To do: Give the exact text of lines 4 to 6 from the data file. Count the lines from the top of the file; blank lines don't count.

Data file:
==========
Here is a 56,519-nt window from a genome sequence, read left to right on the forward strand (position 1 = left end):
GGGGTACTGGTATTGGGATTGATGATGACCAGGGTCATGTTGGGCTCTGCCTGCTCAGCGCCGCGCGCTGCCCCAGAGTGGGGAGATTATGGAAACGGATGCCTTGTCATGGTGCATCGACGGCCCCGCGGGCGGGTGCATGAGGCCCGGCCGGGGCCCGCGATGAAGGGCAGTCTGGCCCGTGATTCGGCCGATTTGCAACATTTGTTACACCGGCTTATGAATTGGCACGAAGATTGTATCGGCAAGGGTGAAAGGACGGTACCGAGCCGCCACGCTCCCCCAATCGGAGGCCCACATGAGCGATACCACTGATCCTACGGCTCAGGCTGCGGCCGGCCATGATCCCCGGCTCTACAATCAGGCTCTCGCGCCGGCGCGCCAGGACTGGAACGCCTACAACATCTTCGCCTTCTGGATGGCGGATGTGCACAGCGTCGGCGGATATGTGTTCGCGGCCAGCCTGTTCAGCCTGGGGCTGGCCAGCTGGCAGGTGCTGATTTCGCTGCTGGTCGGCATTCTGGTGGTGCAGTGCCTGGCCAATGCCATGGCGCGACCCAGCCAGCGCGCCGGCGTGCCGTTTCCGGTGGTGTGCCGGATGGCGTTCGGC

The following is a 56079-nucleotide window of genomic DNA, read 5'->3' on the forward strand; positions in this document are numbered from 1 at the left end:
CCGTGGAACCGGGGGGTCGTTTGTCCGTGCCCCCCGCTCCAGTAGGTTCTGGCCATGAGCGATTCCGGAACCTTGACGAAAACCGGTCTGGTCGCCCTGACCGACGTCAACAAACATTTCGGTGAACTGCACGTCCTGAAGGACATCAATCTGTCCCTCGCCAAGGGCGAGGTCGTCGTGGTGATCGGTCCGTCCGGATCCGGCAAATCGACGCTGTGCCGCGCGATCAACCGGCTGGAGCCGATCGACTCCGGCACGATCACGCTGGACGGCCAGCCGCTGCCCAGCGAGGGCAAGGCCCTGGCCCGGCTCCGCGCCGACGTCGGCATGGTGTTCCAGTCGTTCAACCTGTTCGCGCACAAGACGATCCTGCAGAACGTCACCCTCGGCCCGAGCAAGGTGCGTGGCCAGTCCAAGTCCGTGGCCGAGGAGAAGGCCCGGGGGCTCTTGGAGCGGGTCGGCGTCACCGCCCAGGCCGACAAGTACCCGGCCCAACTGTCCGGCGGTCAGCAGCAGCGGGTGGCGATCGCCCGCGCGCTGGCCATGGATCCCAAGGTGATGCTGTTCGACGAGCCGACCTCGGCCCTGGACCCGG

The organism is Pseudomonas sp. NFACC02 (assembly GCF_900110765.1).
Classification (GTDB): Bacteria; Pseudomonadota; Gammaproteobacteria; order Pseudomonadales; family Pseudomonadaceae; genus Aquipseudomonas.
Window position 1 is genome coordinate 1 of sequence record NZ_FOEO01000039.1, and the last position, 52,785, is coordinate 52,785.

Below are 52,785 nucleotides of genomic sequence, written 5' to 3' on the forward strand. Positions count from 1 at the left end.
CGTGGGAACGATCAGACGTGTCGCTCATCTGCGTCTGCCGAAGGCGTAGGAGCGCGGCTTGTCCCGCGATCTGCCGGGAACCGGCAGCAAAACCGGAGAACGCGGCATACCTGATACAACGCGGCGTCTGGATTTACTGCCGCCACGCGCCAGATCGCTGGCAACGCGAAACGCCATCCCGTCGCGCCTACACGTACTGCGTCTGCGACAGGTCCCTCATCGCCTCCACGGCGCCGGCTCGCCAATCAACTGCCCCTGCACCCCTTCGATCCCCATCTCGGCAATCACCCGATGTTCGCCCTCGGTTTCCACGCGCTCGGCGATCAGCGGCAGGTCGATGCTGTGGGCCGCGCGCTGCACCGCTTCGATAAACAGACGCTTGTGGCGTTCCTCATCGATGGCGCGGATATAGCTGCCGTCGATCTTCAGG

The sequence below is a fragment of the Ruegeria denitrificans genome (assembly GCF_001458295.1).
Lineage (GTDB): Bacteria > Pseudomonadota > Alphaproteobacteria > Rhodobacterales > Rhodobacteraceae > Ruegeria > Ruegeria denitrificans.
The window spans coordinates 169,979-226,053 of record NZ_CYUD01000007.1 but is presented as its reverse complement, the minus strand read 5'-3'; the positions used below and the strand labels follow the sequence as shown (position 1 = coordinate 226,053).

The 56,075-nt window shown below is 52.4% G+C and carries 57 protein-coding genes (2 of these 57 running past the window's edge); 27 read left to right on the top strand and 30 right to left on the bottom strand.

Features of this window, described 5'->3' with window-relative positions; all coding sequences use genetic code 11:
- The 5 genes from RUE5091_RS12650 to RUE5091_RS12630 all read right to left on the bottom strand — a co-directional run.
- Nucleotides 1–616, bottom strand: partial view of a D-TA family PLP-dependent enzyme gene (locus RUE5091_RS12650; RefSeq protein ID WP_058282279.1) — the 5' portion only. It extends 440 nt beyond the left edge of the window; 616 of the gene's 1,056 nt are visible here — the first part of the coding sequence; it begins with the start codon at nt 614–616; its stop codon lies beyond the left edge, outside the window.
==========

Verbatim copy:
CCGTGGAACCGGGGGGTCGTTTGTCCGTGCCCCCCGCTCCAGTAGGTTCTGGCCATGAGCGATTCCGGAACCTTGACGAAAACCGGTCTGGTCGCCCTGACCGACGTCAACAAACATTTCGGTGAACTGCACGTCCTGAAGGACATCAATCTGTCCCTCGCCAAGGGCGAGGTCGTCGTGGTGATCGGTCCGTCCGGATCCGGCAAATCGACGCTGTGCCGCGCGATCAACCGGCTGGAGCCGATCGACTCCGGCACGATCACGCTGGACGGCCAGCCGCTGCCCAGCGAGGGCAAGGCCCTGGCCCGGCTCCGCGCCGACGTCGGCATGGTGTTCCAGTCGTTCAACCTGTTCGCGCACAAGACGATCCTGCAGAACGTCACCCTCGGCCCGAGCAAGGTGCGTGGCCAGTCCAAGTCCGTGGCCGAGGAGAAGGCCCGGGGGCTCTTGGAGCGGGTCGGCGTCACCGCCCAGGCCGACAAGTACCCGGCCCAACTGTCCGGCGGTCAGCAGCAGCGGGTGGCGATCGCCCGCGCGCTGGCCATGGATCCCAAGGTGATGCTGTTCGACGAGCCGACCTCGGCCCTGGACCCGG

The organism is Pseudomonas sp. NFACC02 (assembly GCF_900110765.1).
Classification (GTDB): Bacteria; Pseudomonadota; Gammaproteobacteria; order Pseudomonadales; family Pseudomonadaceae; genus Aquipseudomonas.